With High Hopes, Hemp Looks Ahead to 2021

There were several reasons why the 2020 supply fell from 2019 levels.

CBD prices are closing out 2020 with a bang as producers are eyeing 2021 for a true recovery. The Hemp Benchmarks division of New Leaf Services released its November report that noted an uptick in the aggregate prices for CBD Biomass. Prices increased from October to November in a range of 4% to 17%. CBD isolate jumped by 13% and CBG isolate rose by 5%. All other categories fell in price.

Despite that positive news, the report said that a member of its Price Contributor Network – a large scale hemp-cannabinoid extractor in Colorado – reported this month that 60% of the company’s customers from last year have gone out of business, impacting demand for CBD and other cannabinoid extracts. However, they also noted that they are getting more requests for specific blended products, such as aqueous solutions and those blended with MCT (medium chain triglyceride) oils.

The report found that a couple of factors had helped the 2020 crop prices versus the 2019 crop prices. First was the simple law of supply. Fewer farmers grew less hemp than in 2019 and potentially significant portions of planted acreage were not harvested due to crop failure or economic considerations. Additionally, extreme weather and natural disasters in some major hemp producing states are being blamed for the smaller supply.

“Nowhere near as many people grew this year, by far,” Pennsylvania-based Andrew Follett, a cultivator and retailer who also advises hemp companies on supply chain issues, told Hemp Benchmarks. “I have no idea about what next year is gonna look like. Nobody is talking much about the 2021 season. Everyone is on edge… waiting to see what happens with their 2020 crop, as far as price goes.” He added, “A lot less people are interested in setting up and purchasing equipment than last year. I think everybody got their feet a little wet and realized [hemp is] not easy.”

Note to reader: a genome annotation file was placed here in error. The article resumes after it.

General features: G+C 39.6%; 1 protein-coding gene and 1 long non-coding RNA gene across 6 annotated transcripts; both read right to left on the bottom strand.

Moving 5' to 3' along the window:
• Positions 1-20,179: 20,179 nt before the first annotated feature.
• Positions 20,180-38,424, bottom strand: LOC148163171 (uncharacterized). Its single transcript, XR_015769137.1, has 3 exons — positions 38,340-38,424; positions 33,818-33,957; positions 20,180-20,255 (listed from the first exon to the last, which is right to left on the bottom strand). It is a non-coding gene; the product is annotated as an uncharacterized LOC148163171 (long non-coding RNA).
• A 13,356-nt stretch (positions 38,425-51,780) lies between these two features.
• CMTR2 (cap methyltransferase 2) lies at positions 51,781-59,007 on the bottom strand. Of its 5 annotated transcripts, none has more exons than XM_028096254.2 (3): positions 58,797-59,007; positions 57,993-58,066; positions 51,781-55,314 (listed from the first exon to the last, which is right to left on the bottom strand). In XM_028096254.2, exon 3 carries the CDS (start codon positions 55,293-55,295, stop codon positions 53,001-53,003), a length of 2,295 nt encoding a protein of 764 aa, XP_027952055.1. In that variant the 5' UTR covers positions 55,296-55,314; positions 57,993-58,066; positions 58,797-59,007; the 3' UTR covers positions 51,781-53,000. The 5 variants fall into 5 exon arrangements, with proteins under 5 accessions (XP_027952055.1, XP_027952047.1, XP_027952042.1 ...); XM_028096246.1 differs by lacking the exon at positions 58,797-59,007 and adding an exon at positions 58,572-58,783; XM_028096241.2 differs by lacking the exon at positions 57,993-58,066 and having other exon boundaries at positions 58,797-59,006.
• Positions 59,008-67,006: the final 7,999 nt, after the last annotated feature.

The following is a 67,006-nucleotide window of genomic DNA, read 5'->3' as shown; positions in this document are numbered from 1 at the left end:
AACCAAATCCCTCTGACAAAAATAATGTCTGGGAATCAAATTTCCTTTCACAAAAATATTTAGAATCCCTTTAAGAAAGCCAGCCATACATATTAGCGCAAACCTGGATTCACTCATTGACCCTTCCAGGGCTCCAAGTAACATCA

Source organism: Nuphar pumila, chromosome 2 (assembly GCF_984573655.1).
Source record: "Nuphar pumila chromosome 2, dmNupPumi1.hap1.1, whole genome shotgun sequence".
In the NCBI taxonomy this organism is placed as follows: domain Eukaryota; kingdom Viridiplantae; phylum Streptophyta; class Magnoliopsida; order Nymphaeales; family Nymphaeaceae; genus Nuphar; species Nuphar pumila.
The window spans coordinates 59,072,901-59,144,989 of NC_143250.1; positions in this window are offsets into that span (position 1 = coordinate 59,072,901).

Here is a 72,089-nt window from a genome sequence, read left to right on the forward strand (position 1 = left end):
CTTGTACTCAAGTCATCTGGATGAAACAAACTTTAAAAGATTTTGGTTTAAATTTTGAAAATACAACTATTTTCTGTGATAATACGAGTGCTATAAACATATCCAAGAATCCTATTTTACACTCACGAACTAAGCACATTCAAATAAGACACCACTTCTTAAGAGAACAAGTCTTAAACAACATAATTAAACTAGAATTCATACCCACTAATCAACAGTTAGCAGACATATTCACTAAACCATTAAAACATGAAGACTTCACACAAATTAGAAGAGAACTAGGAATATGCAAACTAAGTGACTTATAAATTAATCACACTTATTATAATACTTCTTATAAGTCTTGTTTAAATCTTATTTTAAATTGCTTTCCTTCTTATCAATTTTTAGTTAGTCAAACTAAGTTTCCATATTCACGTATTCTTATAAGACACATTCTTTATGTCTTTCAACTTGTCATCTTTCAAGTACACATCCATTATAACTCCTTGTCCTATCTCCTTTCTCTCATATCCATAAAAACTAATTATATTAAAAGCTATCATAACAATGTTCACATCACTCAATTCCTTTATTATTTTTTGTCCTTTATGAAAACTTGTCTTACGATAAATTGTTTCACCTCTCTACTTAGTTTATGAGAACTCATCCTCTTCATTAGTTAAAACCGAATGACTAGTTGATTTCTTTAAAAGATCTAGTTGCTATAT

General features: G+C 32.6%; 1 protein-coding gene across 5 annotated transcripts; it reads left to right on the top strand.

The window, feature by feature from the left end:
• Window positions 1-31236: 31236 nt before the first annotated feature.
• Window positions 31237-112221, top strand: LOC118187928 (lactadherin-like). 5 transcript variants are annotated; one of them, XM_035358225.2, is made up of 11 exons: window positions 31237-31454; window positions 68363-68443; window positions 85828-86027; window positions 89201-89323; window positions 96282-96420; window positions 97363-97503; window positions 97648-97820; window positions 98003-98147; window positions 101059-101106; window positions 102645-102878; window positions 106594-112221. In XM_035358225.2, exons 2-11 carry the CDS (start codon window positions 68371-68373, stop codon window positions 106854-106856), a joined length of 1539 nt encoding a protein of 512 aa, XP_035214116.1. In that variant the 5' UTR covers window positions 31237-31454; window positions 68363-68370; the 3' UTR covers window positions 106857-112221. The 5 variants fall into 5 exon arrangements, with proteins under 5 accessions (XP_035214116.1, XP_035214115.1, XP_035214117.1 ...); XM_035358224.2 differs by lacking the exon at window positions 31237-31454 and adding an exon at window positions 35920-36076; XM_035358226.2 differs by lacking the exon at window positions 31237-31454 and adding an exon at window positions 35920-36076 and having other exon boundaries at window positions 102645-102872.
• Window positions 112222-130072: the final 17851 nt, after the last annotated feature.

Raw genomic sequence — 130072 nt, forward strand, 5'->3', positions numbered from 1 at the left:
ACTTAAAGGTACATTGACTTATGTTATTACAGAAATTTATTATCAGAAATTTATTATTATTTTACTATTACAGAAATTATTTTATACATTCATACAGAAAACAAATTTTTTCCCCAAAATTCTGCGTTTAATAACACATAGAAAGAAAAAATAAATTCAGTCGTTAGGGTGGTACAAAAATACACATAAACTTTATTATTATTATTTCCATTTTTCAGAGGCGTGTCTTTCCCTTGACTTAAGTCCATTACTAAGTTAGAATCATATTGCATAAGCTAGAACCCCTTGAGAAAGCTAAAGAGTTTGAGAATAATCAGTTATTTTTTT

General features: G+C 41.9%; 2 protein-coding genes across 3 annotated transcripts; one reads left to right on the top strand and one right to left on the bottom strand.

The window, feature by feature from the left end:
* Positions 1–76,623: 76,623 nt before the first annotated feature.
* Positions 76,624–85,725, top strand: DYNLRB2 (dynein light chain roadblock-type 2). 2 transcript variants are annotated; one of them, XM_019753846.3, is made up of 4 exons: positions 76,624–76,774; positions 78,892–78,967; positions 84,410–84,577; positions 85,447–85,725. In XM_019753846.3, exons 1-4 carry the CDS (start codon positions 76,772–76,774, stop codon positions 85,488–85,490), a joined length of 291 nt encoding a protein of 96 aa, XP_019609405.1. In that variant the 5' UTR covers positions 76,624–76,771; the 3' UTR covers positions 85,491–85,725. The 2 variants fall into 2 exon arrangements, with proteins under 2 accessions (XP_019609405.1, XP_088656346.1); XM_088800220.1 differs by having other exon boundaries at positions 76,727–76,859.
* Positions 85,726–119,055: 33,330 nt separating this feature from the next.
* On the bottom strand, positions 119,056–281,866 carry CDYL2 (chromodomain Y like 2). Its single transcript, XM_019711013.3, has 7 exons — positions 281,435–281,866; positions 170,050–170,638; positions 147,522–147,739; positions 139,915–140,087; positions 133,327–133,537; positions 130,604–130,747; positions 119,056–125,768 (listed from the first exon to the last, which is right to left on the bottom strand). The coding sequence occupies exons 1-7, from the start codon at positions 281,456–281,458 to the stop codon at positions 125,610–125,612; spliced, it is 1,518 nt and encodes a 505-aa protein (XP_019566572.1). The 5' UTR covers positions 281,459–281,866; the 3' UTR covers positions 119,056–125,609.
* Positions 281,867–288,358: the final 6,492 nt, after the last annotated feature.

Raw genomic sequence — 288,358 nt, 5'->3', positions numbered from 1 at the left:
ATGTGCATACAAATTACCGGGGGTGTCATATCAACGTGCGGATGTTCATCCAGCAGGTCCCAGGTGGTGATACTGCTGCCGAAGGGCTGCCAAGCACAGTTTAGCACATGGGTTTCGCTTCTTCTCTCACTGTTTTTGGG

Katelyn Kesheimer, Auburn University Assistant Professor and Extension Specialist, told Vegetable and Specialty Crop News that many of the state’s hemp farmers have either plowed their crop under or are waiting on the sidelines for a price rebound. In late October, according to the website, Kesheimer reported that the state’s hemp crop was expected to be of mostly low quality due to disease, pest infestation, and late planting. “There’s not a lot of great quality flower out there for smokable hemp, so I think a lot of it will get extracted into oil,” she said, noting that many Alabama hemp farmers are still dealing with hemp from the 2019 season.

Ghosts of 2019

There was so much irrational exuberance for CBD that in 2019 it seemed there would be an unlimited demand for acres and acres of hemp. CBD was appearing in just about any product possible. Farmers jumped in to grow as much hemp as possible thinking this would be an easy weed-like crop that would command big prices. That didn’t happen. Instead the market was flooded with tons of hemp causing a glut and prices to tank.

Even big players like Canopy Growth (CGC) which made a big splash in 2019 about breaking ground on a huge hemp operation in New York, decided to stop this year. The company promised jobs and got a big tax break from the state. It had secured a 308,000 square foot facility on 48 acres. Canopy said it had enough hemp from 2019 to produce its CBD products and didn’t need anymore. It also stopped making payments on the farm.